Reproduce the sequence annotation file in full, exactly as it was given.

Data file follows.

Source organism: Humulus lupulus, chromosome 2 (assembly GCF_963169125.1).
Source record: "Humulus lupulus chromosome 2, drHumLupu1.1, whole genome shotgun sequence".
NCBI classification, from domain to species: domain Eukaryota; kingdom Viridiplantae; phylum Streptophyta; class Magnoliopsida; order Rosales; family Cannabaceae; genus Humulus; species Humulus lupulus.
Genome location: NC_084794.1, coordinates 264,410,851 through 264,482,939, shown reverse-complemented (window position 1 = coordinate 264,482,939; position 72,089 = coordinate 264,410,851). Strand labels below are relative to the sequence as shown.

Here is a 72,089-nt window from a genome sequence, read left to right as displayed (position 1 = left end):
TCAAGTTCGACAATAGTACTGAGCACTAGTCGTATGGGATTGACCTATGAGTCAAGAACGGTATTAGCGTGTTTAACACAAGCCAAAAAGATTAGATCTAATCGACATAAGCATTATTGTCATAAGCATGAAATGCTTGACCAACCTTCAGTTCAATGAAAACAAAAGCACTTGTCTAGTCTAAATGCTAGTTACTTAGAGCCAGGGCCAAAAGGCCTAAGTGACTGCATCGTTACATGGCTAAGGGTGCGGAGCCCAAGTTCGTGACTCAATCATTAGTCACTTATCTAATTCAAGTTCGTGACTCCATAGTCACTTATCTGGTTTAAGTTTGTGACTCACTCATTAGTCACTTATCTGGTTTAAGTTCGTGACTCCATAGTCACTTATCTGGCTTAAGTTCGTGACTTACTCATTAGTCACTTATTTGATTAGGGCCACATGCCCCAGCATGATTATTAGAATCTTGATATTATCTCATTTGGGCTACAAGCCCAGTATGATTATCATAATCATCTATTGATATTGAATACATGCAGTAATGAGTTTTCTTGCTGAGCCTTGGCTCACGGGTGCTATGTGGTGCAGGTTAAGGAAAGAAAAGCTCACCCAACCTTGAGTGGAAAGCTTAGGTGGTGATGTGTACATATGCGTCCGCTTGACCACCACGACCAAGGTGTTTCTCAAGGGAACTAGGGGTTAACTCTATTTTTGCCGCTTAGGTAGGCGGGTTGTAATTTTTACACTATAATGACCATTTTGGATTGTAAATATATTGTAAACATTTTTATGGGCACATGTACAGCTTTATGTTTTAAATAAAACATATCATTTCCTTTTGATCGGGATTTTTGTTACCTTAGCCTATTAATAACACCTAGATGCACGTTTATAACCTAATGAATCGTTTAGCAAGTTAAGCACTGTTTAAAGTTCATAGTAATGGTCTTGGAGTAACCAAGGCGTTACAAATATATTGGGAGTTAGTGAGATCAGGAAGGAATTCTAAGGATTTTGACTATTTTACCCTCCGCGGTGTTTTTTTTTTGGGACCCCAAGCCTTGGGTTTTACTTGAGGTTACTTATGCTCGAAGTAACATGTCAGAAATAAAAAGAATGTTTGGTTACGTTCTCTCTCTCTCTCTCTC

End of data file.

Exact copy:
Source organism: Humulus lupulus, chromosome 2 (assembly GCF_963169125.1).
Source record: "Humulus lupulus chromosome 2, drHumLupu1.1, whole genome shotgun sequence".
NCBI classification, from domain to species: domain Eukaryota; kingdom Viridiplantae; phylum Streptophyta; class Magnoliopsida; order Rosales; family Cannabaceae; genus Humulus; species Humulus lupulus.
Genome location: NC_084794.1, coordinates 264,410,851 through 264,482,939, shown reverse-complemented (window position 1 = coordinate 264,482,939; position 72,089 = coordinate 264,410,851). Strand labels below are relative to the sequence as shown.

Here is a 72,089-nt window from a genome sequence, read left to right as displayed (position 1 = left end):
TCAAGTTCGACAATAGTACTGAGCACTAGTCGTATGGGATTGACCTATGAGTCAAGAACGGTATTAGCGTGTTTAACACAAGCCAAAAAGATTAGATCTAATCGACATAAGCATTATTGTCATAAGCATGAAATGCTTGACCAACCTTCAGTTCAATGAAAACAAAAGCACTTGTCTAGTCTAAATGCTAGTTACTTAGAGCCAGGGCCAAAAGGCCTAAGTGACTGCATCGTTACATGGCTAAGGGTGCGGAGCCCAAGTTCGTGACTCAATCATTAGTCACTTATCTAATTCAAGTTCGTGACTCCATAGTCACTTATCTGGTTTAAGTTTGTGACTCACTCATTAGTCACTTATCTGGTTTAAGTTCGTGACTCCATAGTCACTTATCTGGCTTAAGTTCGTGACTTACTCATTAGTCACTTATTTGATTAGGGCCACATGCCCCAGCATGATTATTAGAATCTTGATATTATCTCATTTGGGCTACAAGCCCAGTATGATTATCATAATCATCTATTGATATTGAATACATGCAGTAATGAGTTTTCTTGCTGAGCCTTGGCTCACGGGTGCTATGTGGTGCAGGTTAAGGAAAGAAAAGCTCACCCAACCTTGAGTGGAAAGCTTAGGTGGTGATGTGTACATATGCGTCCGCTTGACCACCACGACCAAGGTGTTTCTCAAGGGAACTAGGGGTTAACTCTATTTTTGCCGCTTAGGTAGGCGGGTTGTAATTTTTACACTATAATGACCATTTTGGATTGTAAATATATTGTAAACATTTTTATGGGCACATGTACAGCTTTATGTTTTAAATAAAACATATCATTTCCTTTTGATCGGGATTTTTGTTACCTTAGCCTATTAATAACACCTAGATGCACGTTTATAACCTAATGAATCGTTTAGCAAGTTAAGCACTGTTTAAAGTTCATAGTAATGGTCTTGGAGTAACCAAGGCGTTACAAATATATTGGGAGTTAGTGAGATCAGGAAGGAATTCTAAGGATTTTGACTATTTTACCCTCCGCGGTGTTTTTTTTTTGGGACCCCAAGCCTTGGGTTTTACTTGAGGTTACTTATGCTCGAAGTAACATGTCAGAAATAAAAAGAATGTTTGGTTACGTTCTCTCTCTCTCTCTCTC